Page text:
logo_reaching-critical-will
   

Share

Civil society statement on gender to 2018 First Committee

The following statement was delivered by Gabriella Irsten of WILPF Sweden, at the 2018 UNGA First Committee in New York on 18 October 2018.

The negative impacts of patriarchy on our society are on full display when it comes to weapons, war, and militarism. The dominant discourse on these subjects tends to reinforce the highly problematic gendered norm that men are violent and powerful and women are vulnerable and need to be protected.

Challenging these norms is an important aspect of our work in First Committee, where we must promote the norm that disarmament is a process of strength, rationality, and justice. That peace and nonviolence are credible objectives. That we can work collectively to achieve security through disarmament and restrictions on the use of force and violence.

Recently, some disarmament forums have taken up the task to highlight the importance of gender diversity and the inclusion of women in their processes.

• The UN Treaty on the Prohibition of Nuclear Weapons recognises “that the equal, full and effective participation of both women and men is an essential factor for the promotion and attainment of sustainable peace and security, and committed to supporting and strengthening the effective participation of women in nuclear disarmament.”

• The Chair’s summary of the 2017 nuclear Non-Proliferation Treaty (NPT) Preparatory Committee reflects that NPT states parties “were encouraged, in accordance with their commitments under United Nations Security Council resolution 1325, actively to support participation of female delegates in their own NPT delegations and through support for sponsorship programs.”

• The final report of the Third Review Conference of the UN Programme of Action on small arms and light weapons (SALW) recognises the importance of eradicating the illicit trade in SALW for combating gender-based violence, and the need for states to mainstream gender dimensions in their implementation of the Programme of Action, among other things.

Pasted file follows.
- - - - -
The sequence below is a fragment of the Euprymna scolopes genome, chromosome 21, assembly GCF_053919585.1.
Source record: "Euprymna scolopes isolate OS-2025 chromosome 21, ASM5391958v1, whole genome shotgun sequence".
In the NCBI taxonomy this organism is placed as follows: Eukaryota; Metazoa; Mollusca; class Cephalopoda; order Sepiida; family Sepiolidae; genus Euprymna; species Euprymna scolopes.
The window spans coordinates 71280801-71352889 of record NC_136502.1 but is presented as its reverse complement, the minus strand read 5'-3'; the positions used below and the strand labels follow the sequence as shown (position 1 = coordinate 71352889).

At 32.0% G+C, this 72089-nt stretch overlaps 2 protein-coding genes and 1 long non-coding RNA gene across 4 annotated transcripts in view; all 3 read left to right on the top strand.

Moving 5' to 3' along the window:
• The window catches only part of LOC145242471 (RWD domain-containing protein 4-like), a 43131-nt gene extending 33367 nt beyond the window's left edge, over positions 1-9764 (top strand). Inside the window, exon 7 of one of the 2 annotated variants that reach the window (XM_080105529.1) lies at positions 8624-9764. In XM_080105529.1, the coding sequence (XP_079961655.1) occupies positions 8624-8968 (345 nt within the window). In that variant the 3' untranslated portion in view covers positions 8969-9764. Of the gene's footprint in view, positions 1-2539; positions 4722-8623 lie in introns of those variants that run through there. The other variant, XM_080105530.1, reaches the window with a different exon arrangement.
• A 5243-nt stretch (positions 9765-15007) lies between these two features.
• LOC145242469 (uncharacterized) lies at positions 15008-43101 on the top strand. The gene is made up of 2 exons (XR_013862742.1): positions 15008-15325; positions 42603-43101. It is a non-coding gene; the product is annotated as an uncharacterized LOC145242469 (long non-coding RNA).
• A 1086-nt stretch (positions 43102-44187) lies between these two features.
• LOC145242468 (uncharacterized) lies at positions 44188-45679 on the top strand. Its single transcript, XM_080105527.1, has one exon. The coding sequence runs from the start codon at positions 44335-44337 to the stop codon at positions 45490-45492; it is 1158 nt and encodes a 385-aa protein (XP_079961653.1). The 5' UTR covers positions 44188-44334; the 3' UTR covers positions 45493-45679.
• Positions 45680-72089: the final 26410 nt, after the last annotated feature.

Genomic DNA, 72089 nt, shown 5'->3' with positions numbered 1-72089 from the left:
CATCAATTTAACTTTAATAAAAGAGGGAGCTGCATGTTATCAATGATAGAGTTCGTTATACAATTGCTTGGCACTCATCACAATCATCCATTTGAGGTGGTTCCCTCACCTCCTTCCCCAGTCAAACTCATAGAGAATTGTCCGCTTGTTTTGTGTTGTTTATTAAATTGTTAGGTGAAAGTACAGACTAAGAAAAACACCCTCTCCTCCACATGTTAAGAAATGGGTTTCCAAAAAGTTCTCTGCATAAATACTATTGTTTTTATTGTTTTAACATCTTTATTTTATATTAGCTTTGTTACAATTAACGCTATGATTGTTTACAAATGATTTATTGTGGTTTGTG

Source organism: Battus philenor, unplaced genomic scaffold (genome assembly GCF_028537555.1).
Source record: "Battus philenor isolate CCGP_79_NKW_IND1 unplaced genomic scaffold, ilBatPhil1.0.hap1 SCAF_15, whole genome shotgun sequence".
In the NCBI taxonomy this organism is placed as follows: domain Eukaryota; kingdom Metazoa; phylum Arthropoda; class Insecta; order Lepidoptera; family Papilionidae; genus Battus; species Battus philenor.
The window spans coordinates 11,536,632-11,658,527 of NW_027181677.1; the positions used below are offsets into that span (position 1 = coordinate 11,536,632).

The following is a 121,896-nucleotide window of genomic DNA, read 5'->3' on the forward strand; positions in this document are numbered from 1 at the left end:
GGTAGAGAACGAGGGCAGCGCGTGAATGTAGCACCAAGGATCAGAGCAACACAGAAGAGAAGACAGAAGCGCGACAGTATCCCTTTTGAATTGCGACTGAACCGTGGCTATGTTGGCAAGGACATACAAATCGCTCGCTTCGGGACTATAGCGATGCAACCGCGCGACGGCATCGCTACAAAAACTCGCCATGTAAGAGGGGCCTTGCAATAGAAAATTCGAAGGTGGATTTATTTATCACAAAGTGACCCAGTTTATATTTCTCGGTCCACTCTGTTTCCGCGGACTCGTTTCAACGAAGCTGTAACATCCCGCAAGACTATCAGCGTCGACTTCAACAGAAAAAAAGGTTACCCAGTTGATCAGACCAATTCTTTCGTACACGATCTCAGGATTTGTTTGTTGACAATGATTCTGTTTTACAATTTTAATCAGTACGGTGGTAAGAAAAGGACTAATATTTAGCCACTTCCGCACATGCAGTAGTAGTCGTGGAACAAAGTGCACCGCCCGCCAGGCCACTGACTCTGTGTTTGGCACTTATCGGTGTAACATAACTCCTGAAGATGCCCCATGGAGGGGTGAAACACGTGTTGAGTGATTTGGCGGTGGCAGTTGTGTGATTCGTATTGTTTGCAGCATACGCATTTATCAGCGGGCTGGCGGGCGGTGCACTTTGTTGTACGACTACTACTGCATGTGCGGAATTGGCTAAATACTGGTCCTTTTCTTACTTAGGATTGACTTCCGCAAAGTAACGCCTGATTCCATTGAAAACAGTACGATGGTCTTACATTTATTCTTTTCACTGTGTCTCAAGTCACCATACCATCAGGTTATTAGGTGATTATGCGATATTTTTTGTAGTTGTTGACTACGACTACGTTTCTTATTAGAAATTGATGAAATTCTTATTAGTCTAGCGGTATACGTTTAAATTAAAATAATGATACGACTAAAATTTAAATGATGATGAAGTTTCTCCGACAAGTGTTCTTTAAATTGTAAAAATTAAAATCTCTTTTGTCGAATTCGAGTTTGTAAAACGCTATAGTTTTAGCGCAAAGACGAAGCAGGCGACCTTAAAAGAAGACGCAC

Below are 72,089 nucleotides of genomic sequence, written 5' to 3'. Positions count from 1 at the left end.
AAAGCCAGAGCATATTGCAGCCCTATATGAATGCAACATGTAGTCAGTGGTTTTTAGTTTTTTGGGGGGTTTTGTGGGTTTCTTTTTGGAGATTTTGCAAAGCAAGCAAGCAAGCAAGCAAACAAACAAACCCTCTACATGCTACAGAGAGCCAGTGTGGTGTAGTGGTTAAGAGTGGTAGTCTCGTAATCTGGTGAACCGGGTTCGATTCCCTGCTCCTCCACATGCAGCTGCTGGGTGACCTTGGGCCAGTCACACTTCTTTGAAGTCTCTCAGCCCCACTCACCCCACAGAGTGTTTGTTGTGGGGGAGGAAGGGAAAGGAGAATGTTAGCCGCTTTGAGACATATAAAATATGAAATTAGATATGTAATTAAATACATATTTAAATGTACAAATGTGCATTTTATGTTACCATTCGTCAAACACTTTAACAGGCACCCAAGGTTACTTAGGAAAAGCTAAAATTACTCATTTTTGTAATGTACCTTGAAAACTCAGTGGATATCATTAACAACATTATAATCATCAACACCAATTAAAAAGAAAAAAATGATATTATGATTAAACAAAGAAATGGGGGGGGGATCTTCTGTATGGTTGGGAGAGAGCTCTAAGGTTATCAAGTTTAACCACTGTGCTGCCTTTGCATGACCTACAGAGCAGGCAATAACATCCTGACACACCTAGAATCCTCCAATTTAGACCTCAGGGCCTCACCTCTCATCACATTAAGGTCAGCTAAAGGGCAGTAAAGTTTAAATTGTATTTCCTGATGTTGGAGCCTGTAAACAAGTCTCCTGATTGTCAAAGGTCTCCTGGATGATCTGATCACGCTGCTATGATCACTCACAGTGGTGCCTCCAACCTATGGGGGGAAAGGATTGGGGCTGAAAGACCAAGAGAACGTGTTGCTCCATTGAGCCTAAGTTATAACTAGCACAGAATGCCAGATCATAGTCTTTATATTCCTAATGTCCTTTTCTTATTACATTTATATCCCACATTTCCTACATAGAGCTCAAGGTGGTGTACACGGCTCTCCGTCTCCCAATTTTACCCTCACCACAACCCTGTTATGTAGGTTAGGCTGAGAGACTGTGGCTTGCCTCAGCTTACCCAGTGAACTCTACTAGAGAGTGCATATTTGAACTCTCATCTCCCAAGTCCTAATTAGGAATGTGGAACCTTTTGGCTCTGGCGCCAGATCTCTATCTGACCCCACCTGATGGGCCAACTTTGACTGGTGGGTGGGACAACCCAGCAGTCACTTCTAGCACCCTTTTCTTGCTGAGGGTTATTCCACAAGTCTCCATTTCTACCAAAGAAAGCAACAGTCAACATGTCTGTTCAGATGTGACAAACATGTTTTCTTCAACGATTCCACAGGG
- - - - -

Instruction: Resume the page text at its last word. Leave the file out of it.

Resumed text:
Women’s participation is important to our work. But so is the incorporation of a gender analysis. This includes looking at how gender norms affect disarmament policies and practices, and how we can change them in order to facilitate progress both in disarmament and gender justice.

Other forums have started to do this. For example:

• At the Convention on Conventional Weapons (CCW) in August, the government of Canada hosted a side event with civil society groups to provide an intersectional feminist analysis of autonomous weapon systems.

• In trainings for parliamentarians and gender advocates organised this year by the UN Regional Center for Peace and Disarmament in Asia and the Pacific, participants identified ways to challenge the strong social and cultural association between masculinity and guns.

These developments are very welcome and should be continued and further developed in as many disarmament forums as possible. But we need to do more. Several states have begun the work of developing feminist foreign policies. These policies require disarmament and nonviolence to be at the core of their objectives and their processes.

In this context:

We call on First Committee delegates to collaborate with civil society to make First Committee resolutions more gender-sensitive.

We urge them to improve gender and other forms of diversity in their disarmament delegations, systematically record and publish data on the composition of their delegations, and share their experiences of including gender perspectives in their disarmament policies and initiatives.

We call on all countries to effectively implement provisions against gender-based violence in the Arms Trade Treaty, the UN Programme of Action, and other instruments dealing with weapons proliferation and use.

We call on governments to research and promote the linkages between sustainable development, gender justice, and disarmament. We also urge the consideration of the impacts that weapons have on diverse populations.

A gender perspective should be integral to any discussion about new or emerging weapon technologies, lest debates on algorithm-based violence and innovations in science and technology in the context of international security and disarmament risk perpetuating structural biases and harmful gender-stereotypes.

Finally, we urge that governments invest in gender justice and other human rights and sustainable development instead of militarism.

Statement prepared by the Women’s International League for Peace and Freedom (WILPF)

Statement delivered by Gabriella Irsten of WILPF Sweden

Statement endorsed by: Acronym Institute for Disarmament Diplomacy, African Council of Religious Leaders – Religions for Peace, Article 36, Catholic Council for Justice and Peace of Japan, Center for Peace Education-Miriam College, Global Campaign for Peace Education, International Action Network on Small Arms (IANSA), Women’s Network International Institute on Peace Education, International Physicians for the Prevention of Nuclear War, Maryknoll Office for Global Concerns, Mines Action Canada, Mines Advisory Group, Nobel Women’s Initiative, Oxfam, PAX, Pax Christi Aotearoa-New Zealand, Peace Boat US, Project Ploughshares, Saferworld, Sehlac Network, Women’s International League for Peace and Freedom, World Beyond War, World Council of Churches, Youth Arts New York/Hibakusha Stories